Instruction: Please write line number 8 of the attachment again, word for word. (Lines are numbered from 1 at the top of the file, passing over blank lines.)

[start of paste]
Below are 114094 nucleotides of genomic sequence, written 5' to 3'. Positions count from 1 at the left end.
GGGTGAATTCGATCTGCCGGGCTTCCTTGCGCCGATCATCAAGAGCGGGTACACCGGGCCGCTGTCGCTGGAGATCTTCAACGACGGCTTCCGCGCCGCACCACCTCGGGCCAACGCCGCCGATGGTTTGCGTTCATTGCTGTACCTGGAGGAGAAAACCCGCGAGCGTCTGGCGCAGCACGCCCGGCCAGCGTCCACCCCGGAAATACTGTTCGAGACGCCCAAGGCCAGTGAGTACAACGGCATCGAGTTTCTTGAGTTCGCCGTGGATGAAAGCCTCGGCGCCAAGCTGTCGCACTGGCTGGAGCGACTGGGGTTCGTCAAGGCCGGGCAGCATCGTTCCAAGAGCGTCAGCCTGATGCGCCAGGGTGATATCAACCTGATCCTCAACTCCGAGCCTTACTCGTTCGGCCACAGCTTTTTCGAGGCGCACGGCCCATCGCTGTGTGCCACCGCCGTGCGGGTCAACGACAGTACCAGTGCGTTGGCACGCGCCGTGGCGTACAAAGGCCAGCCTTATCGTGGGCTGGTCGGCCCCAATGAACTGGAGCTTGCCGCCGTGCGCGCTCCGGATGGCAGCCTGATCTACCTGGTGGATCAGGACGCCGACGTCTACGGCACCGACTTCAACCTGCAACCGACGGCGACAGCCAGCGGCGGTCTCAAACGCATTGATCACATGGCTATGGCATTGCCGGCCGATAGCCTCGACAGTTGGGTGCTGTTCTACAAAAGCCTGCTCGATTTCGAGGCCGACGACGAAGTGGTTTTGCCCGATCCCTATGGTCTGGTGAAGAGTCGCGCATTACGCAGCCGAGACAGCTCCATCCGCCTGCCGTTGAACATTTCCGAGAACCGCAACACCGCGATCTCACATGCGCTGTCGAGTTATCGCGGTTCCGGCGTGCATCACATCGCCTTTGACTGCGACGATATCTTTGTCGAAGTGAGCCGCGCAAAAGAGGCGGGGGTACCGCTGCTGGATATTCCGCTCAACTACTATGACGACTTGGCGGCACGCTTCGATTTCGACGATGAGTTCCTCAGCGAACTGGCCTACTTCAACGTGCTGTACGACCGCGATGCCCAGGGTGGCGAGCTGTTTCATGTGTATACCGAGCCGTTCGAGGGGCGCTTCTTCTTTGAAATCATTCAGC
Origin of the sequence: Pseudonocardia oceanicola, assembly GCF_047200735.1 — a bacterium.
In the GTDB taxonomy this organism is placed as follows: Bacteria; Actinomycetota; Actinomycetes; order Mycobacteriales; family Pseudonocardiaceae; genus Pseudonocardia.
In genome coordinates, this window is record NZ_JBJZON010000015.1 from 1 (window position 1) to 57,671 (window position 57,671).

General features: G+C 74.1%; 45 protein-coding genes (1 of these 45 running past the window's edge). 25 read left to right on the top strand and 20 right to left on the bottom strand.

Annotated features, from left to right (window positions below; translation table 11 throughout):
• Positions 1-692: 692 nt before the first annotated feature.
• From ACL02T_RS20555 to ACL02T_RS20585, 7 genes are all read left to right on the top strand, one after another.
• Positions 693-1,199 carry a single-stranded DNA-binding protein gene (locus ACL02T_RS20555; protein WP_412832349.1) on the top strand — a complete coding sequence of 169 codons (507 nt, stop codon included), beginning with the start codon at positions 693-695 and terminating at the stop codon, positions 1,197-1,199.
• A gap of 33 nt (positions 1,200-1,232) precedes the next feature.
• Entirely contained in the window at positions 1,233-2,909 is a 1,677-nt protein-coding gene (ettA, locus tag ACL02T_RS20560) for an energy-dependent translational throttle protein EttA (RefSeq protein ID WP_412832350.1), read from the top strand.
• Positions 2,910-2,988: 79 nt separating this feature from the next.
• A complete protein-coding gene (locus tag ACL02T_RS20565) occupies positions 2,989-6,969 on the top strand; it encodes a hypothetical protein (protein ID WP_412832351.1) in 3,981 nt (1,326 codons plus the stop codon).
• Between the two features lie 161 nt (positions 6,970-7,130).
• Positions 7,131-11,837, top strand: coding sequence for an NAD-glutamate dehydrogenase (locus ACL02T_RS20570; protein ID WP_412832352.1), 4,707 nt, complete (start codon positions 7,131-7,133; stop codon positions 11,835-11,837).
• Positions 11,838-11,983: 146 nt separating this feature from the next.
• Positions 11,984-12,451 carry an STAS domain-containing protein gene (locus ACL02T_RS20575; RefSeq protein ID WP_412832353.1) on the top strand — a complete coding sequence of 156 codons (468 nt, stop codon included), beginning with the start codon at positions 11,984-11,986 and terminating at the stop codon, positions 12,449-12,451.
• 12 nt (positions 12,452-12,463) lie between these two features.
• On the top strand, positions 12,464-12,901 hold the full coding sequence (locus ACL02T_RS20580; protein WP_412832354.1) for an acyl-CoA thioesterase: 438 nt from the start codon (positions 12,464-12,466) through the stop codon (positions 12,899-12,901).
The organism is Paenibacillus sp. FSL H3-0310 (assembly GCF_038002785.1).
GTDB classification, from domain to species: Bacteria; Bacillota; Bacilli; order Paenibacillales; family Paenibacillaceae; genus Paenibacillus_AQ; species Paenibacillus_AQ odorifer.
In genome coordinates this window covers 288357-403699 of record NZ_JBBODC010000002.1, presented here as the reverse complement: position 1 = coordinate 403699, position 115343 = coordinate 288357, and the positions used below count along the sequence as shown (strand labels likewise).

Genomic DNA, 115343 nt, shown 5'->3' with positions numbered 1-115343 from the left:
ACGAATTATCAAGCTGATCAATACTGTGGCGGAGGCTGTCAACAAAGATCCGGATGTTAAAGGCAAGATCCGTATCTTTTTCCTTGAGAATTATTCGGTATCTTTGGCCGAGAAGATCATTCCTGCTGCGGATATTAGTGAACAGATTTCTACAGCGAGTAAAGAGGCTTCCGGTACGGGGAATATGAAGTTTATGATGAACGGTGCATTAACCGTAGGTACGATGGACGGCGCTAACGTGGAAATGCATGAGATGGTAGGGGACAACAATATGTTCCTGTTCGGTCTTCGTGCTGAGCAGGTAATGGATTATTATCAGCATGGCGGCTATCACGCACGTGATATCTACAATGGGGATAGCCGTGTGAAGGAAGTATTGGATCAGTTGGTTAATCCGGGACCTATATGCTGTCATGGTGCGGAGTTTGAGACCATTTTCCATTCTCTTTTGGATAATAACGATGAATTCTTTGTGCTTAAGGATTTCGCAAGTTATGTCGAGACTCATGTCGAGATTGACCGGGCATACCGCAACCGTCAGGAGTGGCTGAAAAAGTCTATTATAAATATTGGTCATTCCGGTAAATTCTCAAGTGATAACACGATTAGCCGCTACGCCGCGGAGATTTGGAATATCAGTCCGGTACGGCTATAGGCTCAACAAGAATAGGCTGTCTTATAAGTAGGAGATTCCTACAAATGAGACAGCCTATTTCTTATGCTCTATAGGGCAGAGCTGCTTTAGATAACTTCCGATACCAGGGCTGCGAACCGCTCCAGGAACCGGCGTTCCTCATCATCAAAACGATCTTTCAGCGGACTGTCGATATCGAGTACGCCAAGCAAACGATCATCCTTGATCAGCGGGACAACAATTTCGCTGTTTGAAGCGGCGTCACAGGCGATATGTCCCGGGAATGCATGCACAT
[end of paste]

• Positions 1-692: 692 nt before the first annotated feature.